Prostate Cancer

Prostate Cancer

Men react differently when they receive the news that they have Prostate Cancer. To some men, these two words sound like a death sentence and their whole life flashes before them as they take the news in. Other men, who have had friends or relatives with the condition, know that the survival rates, especially for early diagnosis are extremely good. In fact, almost 80% of men that get Prostate Cancer, will live for ten years or more. Considering that Prostate Cancer affects much older men, for some this makes no difference to their life expectancy.

But the question in every male patient’s mind, when he sees the andrologist is: how serious is it, am I going to die, and how long have I got to live?

prostate cancer

Once diagnosed, a treatment protocol is agreed with the patient. For some, especially the elderly, medication may be enough to keep cancer under control. An eighty-year-old man might be told, that he has Prostate Cancer, but because of his age and other conditions, he won’t die of cancer but will eventually succumb for other reasons. Therefore, there is no value in surgical intervention.

Many men they will be told that they need to go down the surgical route. They will also be told that there are side effects which include Erectile Dysfunction and Incontinence. But for the majority of men, their minds will be firmly focused on living, rather than the side effects of surviving. The side effects of the essential surgery don’t hit home until they are in post-operative care.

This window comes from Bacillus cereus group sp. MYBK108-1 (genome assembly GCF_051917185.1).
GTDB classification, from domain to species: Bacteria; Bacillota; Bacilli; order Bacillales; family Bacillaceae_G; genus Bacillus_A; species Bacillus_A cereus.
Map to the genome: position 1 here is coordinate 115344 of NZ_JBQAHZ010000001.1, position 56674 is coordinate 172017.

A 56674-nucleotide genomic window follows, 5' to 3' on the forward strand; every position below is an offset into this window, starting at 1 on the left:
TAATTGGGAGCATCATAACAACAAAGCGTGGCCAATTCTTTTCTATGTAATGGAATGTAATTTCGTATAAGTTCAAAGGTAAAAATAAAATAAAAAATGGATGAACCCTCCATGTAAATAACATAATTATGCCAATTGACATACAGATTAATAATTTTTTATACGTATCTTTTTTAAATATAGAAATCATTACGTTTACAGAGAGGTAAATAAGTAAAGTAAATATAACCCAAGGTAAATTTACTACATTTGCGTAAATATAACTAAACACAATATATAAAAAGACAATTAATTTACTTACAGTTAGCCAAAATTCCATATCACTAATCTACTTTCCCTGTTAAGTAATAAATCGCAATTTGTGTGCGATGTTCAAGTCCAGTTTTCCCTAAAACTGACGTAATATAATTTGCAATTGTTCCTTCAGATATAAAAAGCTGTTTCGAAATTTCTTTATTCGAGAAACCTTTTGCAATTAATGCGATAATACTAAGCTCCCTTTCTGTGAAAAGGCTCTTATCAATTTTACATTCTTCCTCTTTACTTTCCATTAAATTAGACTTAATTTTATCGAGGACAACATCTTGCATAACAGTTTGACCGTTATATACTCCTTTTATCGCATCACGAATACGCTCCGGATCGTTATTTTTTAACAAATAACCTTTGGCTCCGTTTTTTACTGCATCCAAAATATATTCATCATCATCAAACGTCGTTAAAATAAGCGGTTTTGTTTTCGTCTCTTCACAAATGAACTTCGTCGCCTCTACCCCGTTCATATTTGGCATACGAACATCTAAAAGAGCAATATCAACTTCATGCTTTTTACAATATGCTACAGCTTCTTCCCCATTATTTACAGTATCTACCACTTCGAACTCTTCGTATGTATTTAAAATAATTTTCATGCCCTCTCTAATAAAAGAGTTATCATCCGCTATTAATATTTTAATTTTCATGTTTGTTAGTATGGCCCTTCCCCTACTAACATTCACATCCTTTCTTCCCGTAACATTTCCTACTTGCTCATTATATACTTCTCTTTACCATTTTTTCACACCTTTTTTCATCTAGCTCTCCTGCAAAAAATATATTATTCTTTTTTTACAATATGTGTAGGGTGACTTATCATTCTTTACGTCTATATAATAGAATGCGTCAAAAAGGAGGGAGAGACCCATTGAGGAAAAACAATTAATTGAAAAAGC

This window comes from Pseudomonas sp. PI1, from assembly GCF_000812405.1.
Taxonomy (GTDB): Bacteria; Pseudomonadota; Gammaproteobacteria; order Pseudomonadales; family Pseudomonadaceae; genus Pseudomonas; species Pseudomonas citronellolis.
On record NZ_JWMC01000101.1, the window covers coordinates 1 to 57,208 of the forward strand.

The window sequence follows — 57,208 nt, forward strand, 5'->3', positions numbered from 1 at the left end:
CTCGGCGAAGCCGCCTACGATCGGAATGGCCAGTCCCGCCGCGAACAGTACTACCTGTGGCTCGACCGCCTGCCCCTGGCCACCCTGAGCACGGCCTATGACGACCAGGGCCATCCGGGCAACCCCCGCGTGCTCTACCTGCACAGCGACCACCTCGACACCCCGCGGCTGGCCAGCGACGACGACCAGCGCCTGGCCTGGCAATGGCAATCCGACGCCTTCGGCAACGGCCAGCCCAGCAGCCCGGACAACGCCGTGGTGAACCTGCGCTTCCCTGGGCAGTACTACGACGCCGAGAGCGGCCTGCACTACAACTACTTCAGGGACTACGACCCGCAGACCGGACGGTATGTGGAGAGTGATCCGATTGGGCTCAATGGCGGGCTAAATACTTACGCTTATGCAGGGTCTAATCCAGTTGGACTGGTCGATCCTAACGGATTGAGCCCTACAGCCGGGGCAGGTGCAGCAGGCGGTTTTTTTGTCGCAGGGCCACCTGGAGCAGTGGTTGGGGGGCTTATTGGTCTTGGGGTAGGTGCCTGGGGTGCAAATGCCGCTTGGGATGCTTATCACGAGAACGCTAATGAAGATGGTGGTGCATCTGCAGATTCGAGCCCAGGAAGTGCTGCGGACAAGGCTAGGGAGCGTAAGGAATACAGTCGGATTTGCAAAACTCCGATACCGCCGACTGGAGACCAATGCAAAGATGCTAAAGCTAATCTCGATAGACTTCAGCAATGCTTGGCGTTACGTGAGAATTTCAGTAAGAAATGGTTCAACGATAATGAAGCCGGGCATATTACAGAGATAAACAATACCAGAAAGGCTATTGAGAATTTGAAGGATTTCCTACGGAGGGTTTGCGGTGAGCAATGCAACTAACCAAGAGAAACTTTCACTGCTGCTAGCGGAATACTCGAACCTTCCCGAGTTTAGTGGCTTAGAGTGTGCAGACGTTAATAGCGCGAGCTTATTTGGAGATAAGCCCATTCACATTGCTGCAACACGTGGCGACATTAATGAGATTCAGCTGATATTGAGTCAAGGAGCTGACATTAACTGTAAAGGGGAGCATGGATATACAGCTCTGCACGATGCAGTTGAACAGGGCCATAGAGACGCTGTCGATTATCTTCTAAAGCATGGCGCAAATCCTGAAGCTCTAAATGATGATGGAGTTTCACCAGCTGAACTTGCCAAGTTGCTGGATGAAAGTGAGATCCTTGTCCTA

The most common type of surgery for Prostate Cancer patients is a radical prostatectomy, where either part of the prostate or the whole prostate gland is removed. Nerves within the prostate are lost, but the surgeon will try and save the nerve bundles on the outside of the prostate. This is known as nerve-sparing and these nerves are key to erectile function. Surgical success has improved significantly over the years and the number of men having a total nerve-sparing prostatectomy has increased.

Post-operation, men go into recovery and then find to their shock that they are unable to have an erection or a very weak erection they also suffer incontinence problems and have to wear pads to stop leakage. Men are advised that these problems may improve, but for many, they do not. In fact, over 80% of men undergoing radical prostatectomy have long-term Erectile Dysfunction. These men are given Kegel or pelvic floor exercises and told to do them manually, some are prescribed a penis pump and others receive medication, but the majority will have problems due to the prostate nerves being aggravated and compromised.

prostate cancer blue ribbon

New forms of treatment are emerging with extremely promising results being achieved for Erectile Dysfunction and Incontinence using a combination of Focused Shockwave Therapy, EMTT therapy, and Functional Magnetic Stimulation.

A leading clinic in this area is Mansmatters. They are renowned in the UK for treating a range of Men’s Health conditions, using a combination of the latest high-tech medical devices. Their flagship clinic is based in Knightsbridge, Central London, two minutes away from the iconic Harrods department store and less than a kilometer away from Buckingham Palace.

This is a guest post submitted by

Charles Turner

Joint Managing Partner _ Mansmatters

Charles spent many years as a Management Consultant with a range of international medical companies.
He is responsible for clinical excellence and Peyronie’s Disease & Erectile Dysfunction development programs.

Read More: Basic Information About Prostate Cancer



About Dr. Alamgir Hossain Shemul 94 Articles
Passionate about Child Health and Well Being. MD Resident of Pediatric Hematology and Oncology in BSMMU. Passed MBBS from Rajshahi Medical College. Completed FCPS Part 1 in Paediatrics. Ex-Honorary Medical Officer at Dhaka Medical College Hospital and NICU Medical officer at Anwer Khan Modern Hospital, Dhaka.

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